Cloud Atlas by David Mitchell, 2/5
After the disappointing discovery that this David Mitchell is the “wrong” David Mitchell and the marginal experience of reading his first book, Ghostwritten, I had not planned to read anything else by him. However, I changed my mind when my old hold on Cloud Atlas finally came in at the library and I realised how many people were lined up, waiting to read it after me.
First, the positive: I love the opening sentence – “Beyond the Indian hamlet, upon a forlorn strand, I happened on a trail of recent footprints.” Stylistically, Mitchell’s writing has matured, with a more unique voice and a very chewy vocabulary. There are even a couple brilliantly poetic/philosophic sentences.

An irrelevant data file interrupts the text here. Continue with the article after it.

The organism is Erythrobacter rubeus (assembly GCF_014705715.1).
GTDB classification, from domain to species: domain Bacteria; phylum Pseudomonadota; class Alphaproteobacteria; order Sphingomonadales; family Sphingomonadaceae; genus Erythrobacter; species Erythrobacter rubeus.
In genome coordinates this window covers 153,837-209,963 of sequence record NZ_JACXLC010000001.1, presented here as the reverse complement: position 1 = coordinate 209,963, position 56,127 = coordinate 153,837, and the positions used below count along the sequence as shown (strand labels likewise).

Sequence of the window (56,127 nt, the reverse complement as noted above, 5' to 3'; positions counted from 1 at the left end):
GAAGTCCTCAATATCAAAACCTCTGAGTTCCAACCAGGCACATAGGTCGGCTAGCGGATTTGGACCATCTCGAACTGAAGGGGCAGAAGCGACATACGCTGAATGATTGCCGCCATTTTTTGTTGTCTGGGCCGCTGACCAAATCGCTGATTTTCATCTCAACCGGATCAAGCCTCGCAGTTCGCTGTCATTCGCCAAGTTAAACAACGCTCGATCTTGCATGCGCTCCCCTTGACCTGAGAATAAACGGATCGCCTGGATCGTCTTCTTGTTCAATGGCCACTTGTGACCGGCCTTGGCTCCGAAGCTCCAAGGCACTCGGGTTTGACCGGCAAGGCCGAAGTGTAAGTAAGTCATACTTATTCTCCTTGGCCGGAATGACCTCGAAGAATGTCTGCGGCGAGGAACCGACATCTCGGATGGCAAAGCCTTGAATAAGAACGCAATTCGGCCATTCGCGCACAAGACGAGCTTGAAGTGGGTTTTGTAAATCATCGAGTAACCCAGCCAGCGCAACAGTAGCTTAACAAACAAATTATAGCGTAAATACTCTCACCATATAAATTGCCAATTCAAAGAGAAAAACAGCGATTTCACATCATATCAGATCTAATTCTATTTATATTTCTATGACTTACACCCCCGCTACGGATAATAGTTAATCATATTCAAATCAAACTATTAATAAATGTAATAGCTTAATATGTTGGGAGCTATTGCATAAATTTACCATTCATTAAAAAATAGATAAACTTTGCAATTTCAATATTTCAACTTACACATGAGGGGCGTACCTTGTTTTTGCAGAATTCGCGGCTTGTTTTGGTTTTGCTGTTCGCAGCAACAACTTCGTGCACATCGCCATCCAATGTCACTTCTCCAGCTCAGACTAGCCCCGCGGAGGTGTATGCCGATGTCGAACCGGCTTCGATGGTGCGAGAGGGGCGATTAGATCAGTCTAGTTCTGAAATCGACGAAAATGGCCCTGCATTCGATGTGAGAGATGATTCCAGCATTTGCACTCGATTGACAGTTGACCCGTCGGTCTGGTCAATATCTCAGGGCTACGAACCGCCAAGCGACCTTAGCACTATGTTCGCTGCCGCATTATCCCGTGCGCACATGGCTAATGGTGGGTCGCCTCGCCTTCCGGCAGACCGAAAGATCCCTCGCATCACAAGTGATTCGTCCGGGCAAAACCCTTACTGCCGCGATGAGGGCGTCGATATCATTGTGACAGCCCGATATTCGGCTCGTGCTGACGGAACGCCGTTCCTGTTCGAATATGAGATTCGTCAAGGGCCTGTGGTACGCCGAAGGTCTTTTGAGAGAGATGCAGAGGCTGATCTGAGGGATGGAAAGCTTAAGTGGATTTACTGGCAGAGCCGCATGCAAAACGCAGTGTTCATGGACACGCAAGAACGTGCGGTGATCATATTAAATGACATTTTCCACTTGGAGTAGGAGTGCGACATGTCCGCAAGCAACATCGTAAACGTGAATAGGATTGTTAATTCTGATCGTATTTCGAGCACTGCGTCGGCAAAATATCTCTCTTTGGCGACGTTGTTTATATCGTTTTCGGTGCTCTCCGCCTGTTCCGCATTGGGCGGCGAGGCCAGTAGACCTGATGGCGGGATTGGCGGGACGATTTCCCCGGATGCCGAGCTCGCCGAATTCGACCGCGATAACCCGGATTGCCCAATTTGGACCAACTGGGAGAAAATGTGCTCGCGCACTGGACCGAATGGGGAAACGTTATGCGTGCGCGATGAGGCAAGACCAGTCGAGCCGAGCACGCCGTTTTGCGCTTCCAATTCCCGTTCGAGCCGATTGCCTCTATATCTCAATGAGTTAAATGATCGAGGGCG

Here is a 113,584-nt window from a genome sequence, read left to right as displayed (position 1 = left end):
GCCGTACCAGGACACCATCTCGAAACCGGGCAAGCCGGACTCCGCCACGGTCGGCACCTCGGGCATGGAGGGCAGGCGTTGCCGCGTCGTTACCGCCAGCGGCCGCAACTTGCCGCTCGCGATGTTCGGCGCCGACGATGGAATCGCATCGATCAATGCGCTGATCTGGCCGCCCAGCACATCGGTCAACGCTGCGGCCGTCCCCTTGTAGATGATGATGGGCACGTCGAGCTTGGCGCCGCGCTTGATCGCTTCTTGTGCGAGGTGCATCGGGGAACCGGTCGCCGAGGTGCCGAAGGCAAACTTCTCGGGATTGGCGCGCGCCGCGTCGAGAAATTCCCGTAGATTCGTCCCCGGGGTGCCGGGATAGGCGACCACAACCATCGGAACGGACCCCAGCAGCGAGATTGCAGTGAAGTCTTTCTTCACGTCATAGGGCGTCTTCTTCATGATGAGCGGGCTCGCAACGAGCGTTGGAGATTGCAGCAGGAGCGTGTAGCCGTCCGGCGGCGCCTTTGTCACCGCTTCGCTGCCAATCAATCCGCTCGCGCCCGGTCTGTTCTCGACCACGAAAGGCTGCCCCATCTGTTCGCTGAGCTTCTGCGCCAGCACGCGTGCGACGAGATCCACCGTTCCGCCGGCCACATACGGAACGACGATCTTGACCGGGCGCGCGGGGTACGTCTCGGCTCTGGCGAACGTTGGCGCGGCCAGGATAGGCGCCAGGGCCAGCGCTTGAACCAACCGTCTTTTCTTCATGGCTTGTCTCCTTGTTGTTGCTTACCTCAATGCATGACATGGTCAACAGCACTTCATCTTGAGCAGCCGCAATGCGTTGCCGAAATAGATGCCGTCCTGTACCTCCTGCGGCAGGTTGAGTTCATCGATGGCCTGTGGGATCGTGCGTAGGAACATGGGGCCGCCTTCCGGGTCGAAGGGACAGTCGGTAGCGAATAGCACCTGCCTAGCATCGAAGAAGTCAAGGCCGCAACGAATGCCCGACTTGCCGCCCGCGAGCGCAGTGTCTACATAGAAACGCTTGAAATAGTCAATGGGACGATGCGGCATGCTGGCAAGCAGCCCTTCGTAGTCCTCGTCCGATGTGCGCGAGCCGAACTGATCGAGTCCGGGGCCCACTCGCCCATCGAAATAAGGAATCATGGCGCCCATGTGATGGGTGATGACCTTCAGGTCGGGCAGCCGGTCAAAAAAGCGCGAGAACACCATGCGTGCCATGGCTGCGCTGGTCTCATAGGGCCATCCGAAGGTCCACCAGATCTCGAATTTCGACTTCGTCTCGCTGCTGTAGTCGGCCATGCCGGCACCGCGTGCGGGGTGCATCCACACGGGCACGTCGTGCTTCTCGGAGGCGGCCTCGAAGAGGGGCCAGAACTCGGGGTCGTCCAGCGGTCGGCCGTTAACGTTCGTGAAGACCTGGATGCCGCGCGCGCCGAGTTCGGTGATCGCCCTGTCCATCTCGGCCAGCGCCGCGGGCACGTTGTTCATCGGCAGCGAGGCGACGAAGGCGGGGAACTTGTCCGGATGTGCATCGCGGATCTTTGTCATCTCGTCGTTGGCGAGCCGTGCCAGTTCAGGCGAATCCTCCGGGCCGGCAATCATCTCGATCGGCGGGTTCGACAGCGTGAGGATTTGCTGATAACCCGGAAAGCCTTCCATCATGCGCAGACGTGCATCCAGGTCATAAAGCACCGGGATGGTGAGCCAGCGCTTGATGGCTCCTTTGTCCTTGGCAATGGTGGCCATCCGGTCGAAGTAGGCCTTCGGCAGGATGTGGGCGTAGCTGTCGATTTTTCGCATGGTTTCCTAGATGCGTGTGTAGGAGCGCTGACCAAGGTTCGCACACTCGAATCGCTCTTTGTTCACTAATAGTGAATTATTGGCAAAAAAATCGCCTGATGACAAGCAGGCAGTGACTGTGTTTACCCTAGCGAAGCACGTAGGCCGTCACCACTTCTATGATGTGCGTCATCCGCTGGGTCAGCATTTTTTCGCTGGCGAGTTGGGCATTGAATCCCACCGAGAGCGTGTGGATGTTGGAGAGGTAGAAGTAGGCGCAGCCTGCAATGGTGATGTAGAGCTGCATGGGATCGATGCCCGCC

Unfortunately, the book’s framework relies on the same plot gimmicks as Ghostwritten, making Mitchell seem like the sort of diminutive equine that is only capable of one trick. Instead of the added depth and skill of execution that I expected from a more experienced Mitchell, Cloud Atlas seemed to compound the faults of Ghostwritten. The connections between the stories are laboured and glaring, the plot seemed ultimately pointless, the characters/scenarios preachy and the vignettes cliched.